Herinneringen van Pier Klijnstra

Pier Hendrik Klijnstra (1924 - 2012) is geboren en getogen in Koudum. In de Tweede Wereldoorlog moest hij onderduiken, maar werd gepakt en heeft in kamp Amersfoort gevangen gezeten. Na de oorlog heeft hij enkele jaren gediend in Nederlands Indië. Pier is een zoon van Jan Gerrits Klijnstra en Anna Maria Scheffer. In 1952 trouwde hij met Jannie Haijtema uit Workum en daarna emigreerde het echtpaar naar Canada. Hoewel hij nooit over deze tijd wilde praten heeft hij zijn belevenissen enkele jaren voor zijn overlijden toch beetje bij beetje verteld aan zijn oudste dochter Pat. Dat was rondom 11 nov. 'Rememberance Day'. Het verhaal zij opschreef is hieronder te lezen. Ze schreef het voor haar kinderen, de kleinkinderen van 'Grandpa Pier'.

1952, Pieter en Jannie trouwen. Het bruidsmeisje is Siebrenna, de zus van de bruid. Het kleinste meisje is Maaike Klijnstra.

2002, Vijftig jaar later met hun dochters v.l.n.r.: Agnes, Judy, Janet en Pat.






































Bovenstaande tekst is door Pier Klijnstra zelf getypt in 1995.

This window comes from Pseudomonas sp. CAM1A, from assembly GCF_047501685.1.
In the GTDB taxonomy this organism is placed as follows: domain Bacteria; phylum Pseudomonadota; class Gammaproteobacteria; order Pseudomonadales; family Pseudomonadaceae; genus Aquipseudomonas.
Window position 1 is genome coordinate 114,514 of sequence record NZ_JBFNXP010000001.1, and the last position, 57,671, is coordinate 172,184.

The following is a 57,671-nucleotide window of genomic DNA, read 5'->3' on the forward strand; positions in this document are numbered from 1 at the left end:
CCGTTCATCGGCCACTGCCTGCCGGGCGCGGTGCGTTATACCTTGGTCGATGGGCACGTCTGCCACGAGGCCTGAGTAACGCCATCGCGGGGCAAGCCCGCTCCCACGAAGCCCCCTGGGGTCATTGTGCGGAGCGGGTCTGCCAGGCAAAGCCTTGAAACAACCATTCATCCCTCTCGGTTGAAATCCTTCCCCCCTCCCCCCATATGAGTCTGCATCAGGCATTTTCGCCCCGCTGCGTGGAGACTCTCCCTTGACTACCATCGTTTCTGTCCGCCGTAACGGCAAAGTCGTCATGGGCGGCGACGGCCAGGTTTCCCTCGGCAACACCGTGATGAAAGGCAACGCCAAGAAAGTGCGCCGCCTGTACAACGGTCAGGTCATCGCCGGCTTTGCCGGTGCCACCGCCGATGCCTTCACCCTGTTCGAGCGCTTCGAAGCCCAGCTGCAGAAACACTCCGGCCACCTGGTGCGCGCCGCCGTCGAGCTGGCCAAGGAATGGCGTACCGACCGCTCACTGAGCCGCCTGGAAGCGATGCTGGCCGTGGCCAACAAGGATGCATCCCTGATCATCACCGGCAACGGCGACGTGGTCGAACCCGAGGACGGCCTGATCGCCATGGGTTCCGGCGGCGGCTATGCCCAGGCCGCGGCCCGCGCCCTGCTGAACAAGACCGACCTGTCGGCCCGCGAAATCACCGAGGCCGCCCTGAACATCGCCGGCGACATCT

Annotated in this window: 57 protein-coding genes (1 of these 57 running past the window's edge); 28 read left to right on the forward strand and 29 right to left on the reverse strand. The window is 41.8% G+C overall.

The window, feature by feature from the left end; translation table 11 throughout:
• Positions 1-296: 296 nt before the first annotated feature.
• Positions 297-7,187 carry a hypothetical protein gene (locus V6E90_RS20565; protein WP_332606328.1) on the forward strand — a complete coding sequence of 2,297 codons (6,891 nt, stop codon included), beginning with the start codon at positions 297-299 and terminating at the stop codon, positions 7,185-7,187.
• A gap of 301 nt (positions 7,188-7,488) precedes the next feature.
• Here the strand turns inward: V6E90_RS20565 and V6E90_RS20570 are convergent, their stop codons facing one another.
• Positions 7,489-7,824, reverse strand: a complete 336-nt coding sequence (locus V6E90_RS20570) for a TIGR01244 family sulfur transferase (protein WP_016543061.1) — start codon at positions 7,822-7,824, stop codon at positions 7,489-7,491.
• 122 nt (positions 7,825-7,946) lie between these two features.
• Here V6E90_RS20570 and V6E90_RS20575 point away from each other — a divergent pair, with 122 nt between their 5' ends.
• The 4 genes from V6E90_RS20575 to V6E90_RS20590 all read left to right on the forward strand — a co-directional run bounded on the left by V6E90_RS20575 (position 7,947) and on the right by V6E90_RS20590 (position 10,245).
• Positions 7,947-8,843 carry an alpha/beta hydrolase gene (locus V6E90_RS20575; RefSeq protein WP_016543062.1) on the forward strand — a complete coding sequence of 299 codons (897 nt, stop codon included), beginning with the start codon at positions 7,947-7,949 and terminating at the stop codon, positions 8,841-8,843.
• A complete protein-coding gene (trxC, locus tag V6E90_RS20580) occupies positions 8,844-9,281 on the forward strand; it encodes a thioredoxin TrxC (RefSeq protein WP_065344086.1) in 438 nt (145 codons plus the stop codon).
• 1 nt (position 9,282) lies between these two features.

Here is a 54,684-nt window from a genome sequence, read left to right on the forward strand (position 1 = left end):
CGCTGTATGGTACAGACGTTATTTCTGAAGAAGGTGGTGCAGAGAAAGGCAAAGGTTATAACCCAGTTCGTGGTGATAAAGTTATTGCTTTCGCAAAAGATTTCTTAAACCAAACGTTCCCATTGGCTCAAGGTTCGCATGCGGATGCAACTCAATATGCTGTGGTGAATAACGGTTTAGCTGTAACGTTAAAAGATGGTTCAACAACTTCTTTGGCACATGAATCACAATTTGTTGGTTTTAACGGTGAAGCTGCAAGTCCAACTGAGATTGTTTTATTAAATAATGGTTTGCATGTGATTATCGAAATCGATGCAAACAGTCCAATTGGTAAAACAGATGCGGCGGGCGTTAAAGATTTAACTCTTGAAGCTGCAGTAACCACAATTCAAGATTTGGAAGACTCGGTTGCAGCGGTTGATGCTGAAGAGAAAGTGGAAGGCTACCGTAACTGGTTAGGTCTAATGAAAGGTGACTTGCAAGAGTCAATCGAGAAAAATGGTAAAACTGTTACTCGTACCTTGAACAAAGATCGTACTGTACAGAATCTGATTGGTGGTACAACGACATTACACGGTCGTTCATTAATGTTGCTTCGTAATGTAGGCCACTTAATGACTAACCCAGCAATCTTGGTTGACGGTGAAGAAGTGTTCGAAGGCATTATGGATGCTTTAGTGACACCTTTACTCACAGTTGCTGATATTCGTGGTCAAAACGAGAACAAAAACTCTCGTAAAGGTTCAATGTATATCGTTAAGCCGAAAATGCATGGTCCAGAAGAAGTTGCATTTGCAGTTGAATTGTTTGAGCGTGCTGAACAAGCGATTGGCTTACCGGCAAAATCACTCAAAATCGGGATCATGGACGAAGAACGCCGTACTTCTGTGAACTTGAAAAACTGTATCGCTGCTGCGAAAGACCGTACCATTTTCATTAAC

World War II In 1942 during WW-II (when Grandpa was 18) the Germans were occupying Holland. The Germans went to the Town Hall of Records for each town to find out the ages of everyone living in the town. All young men aged 18 and 19 years old got a registered letter stating they were to report to a certain place at a certain time (that meant you would be sent to Germany to work in munitions factories). If you didn't show up the first time you got one more letter and if you didn't show up then, the Germans were looking for you. Everyone else had to report to a certain place where they were issued an LD. card. They were all photographed and had their thumbprint taken and this was placed on a photo LD. card so everyone had one of these except of course for all the young 18 and 19 year old men who didn't report to the Germans to work in Germany. So while the Germans were in Holland they could stop anyone at any time and ask for their LD. and if you didn't have it, they would pick you up.  That's what happened to Grandpa as he said there was no way he was going to Germany to work for the Germans. So for two years he went "underground" or into hiding. At that time there was a curfew for everyone of 8:00 at night ~ so you could not be out after that time. Also as soon as it was dark you had to cover your windows until morning with black paper. No lights were supposed to shine through to help the allied planes get their bearings - everything was pitch dark.  During the last year of the war, the Germans turned the electricity off at 6:00 every night but if you were a farmer, you could have power for an extra hour because you had to milk the cows. Also you were not allowed to have a radio - the Germans took them from everyone that had one. The Germans took all the copper that people had and they stole all the bells and clocks out of the churches. All cows had to be registered so you couldn't just kill a cow for meat for your family any time you wanted because the Germans had a record of all that. They also took all the horses and most of the hay - if you had a farm you could maybe keep one horse. Sheep and pigs were harder to keep track of because of having babies quite often. So people used to kill a sheep or a pig and put the meat in milk cans to hide it. A sheep was worth 2,500 guilders on the black market during the war.  Grandpa and another man had to kill a pig once and Grandpa had a sledgehanrmer and the other man had a knife. They went into the pen and it was dark so they could hardly see but Grandpa was supposed to hit the pig to knock him out and the other guy would kill it with his knife. Grandpa hit it but didn't knock it out and the pig went wild and it broke through his pen and ran into the field. They had to run after it and catch it and finally found it and Grandpa hit it between the eyes really hard and the man stabbed it with his knife and then they had to carry it or drag it back through the field and it was about 300 pounds. Also the farmers that grew grain had to give it to the Germans but whatever little bit was left, the people that had hardly any food, would come and get it. Everyone had ration cards for food so you couldn't just buy whatever you wanted at the store - depending on how many people were in your family - they figured out how many cards you would get.